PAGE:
Susan Davis, (D-CA) Also Pushing Ballot-Tracker


A few months ago, I met some really great activists in Washington State’s San Juan Islands, who graciously put me up in a super cool artist’s cabin while I was there to present a speech on the problems with Voting-By Mail.  They were really upset by barcodes being added to their mail-in absentee ballots, and have filed suit in Washington against the County to stop the use of these not-so-secret ballots with barcodes.

The full-story is available from San Juan’s Public Access Media project.

Now it seems those who object to tracking numbers, barcodes, or identifying marks on ballots, or the envelopes containing ballots, have a well known devil’s advocate to contend with. Her name is Susan Davis, a Califonrian Democrat leading the charge for liberalized absentee voting laws. In fact she has proposed that voting by mail is a constitutional right. I think that alone makes her worthy of a few phone calls and emails from election integrity activists. However, as I pointed out yesterday, it’s not just Susan Davis, it is a long list of Democrats including some from my home state. So if you oppose the undermining of the secret ballot, send Susan Davis your thoughts. But if you are in the state of Washington, Jay Inslee (D-WA), deserves a phone call as well…

http://www.votetrustusa.org/index.php?option=com_content&task=view&id=2340&Itemid=26

Any voters who have worried whether the local election office has received their mail-in ballots would be able to track the status their ballots under a bill introduced by Congresswoman Susan Davis (D-CA, pictured at left). The Mail-In Ballot Tracking Act (HR 1646) would require states to implement procedures for tracking, via the telephone and Internet, the growing number of mail-in ballots.

“Although voters across the nation are increasingly choosing to cast their ballots by mail because it is more convenient and they have more time to study their choices, many voters have been hesitant to do so because they fear their ballots would get “lost” in the system,” said Davis.  “Implementing ballot tracking systems will bring voters peace of mind and reduce the burden on elections offices which are often barraged with phone calls from voters trying to determine the status of their ballots.”

In California’s San Mateo County, mail-in ballots are tracked with great success. The process of tracking overnight packages by using the Internet and the telephone has been available for years.  Davis sees no reason why ballots cannot be tracked using similar technology.

The United States Postal Service is currently introducing an “Intelligent Mail” system which, if applied to election mail, will allow voters to find out via the internet or the telephone which postal processing facility last handled their ballots and when they were handled there.

“Mail ballot tracking is a win-win for all,” added Davis. “I believe it will increase voter participation as it increases peace of mind.”

So I’m still wondering who is funding the “Vote-By Mail” lobbyists who seem to be working state-by-state? But at the very least I’ve now identified Susan Davis as one potential fountainhead of the Vote-By Mail phenomenon.  Chris Dodd and Barack Obama have also shown a complete lack of understanding of election integrity with their previous and continued support of Vote-by Mail legislation.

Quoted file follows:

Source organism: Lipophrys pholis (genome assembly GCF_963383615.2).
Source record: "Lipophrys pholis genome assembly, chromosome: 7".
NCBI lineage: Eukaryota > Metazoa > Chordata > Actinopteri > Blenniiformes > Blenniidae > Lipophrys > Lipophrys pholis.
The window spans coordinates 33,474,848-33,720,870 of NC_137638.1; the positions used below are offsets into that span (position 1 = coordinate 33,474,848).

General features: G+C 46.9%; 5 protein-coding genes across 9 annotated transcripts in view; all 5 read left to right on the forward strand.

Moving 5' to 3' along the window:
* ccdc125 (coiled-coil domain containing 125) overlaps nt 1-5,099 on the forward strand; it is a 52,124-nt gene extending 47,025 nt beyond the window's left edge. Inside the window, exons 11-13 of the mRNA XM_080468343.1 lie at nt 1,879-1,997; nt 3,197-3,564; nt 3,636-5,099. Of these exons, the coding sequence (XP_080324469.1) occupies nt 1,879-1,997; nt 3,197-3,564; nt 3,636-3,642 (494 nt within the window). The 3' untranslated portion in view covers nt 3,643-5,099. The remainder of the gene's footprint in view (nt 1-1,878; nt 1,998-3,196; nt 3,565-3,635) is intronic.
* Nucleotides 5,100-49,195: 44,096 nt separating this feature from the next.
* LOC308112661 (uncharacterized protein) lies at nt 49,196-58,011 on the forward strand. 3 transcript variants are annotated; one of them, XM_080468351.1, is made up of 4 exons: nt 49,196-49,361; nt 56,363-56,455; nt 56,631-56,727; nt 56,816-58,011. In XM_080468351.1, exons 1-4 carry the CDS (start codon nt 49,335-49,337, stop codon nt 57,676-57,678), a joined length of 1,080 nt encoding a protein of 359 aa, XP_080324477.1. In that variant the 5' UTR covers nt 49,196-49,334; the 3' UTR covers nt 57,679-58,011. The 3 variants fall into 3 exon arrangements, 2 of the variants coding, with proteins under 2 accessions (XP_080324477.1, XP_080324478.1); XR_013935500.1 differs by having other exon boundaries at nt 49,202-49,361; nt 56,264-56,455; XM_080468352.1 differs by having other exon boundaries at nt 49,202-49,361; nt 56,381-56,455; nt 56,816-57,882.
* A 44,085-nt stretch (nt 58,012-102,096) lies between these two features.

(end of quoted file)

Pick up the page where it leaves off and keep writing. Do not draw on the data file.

I’ve said it before and will say it again, Republicans typically try to limit access to the poll-sites and the ballot to a select few. Voter ID laws, and the concern with individual vote fraud top their public agenda. While Democrats seem to publicly ignore the security, accuracy, or precision of the system in favor of throwing open the floodgates to as many people voting as possible.

The solution to the issues we must deal with as election integrity advocates will not spring forth from the mind of partisan legislation, and will only be found through logic and reason of the populist nature. A “populist” system of voting would be owned and operated by the public, not private corporations, the post office, or the County. A populist system would aim to make the system of voting in the United States more secure, accurate, and honest, while simultaneously making voting convenient and accesible for all rightful voters. A populist system would look more like this, and less like this.

Are Democrats Pushing Vote By Mail Nationally?

Representative Susan Davis (D-CA) is pushing Vote-By Mail as a constitutional right by introducing the Universal Right to Vote by Mail Act… 

http://www.govtrack.us/congress/bill.xpd?bill=h110-281
H.R. 281: Universal Right to Vote by Mail Act of 2008

The following summary is provided by the Congressional Research Service, which is a nonpartisan government entity that serves Congress and is run by the Library of Congress. The summary is taken from the official website THOMAS.4/14/2008–Reported to House amended.

Universal Right to Vote by Mail Act of 2008 – Amends the Help America Vote Act of 2002 to prohibit a state from imposing additional conditions or requirements on the eligibility of an individual to cast a vote in federal elections by mail, except to the extent that it imposes a deadline for requesting the ballot and returning it to the appropriate state or local election official.

Prohibits a state from accepting and processing such an absentee ballot unless it verifies the identification of the individual’s signature on the ballot by comparing it with the individual’s signature on the official list of registered voters in the state.

These are the co-sponsors of the bill:

Rep. Neil Abercrombie [D-HI]
Rep. Robert Andrews [D-NJ]
Rep. Joe Baca [D-CA]
Rep. Xavier Becerra [D-CA]
Rep. Shelley Berkley [D-NV]
Rep. Howard Berman [D-CA]
Rep. Robert Berry [D-AR]
Rep. Sanford Bishop [D-GA]
Rep. Timothy Bishop [D-NY]
Rep. Earl Blumenauer [D-OR]
Rep. Leonard Boswell [D-IA]
Rep. Bruce Braley [D-IA]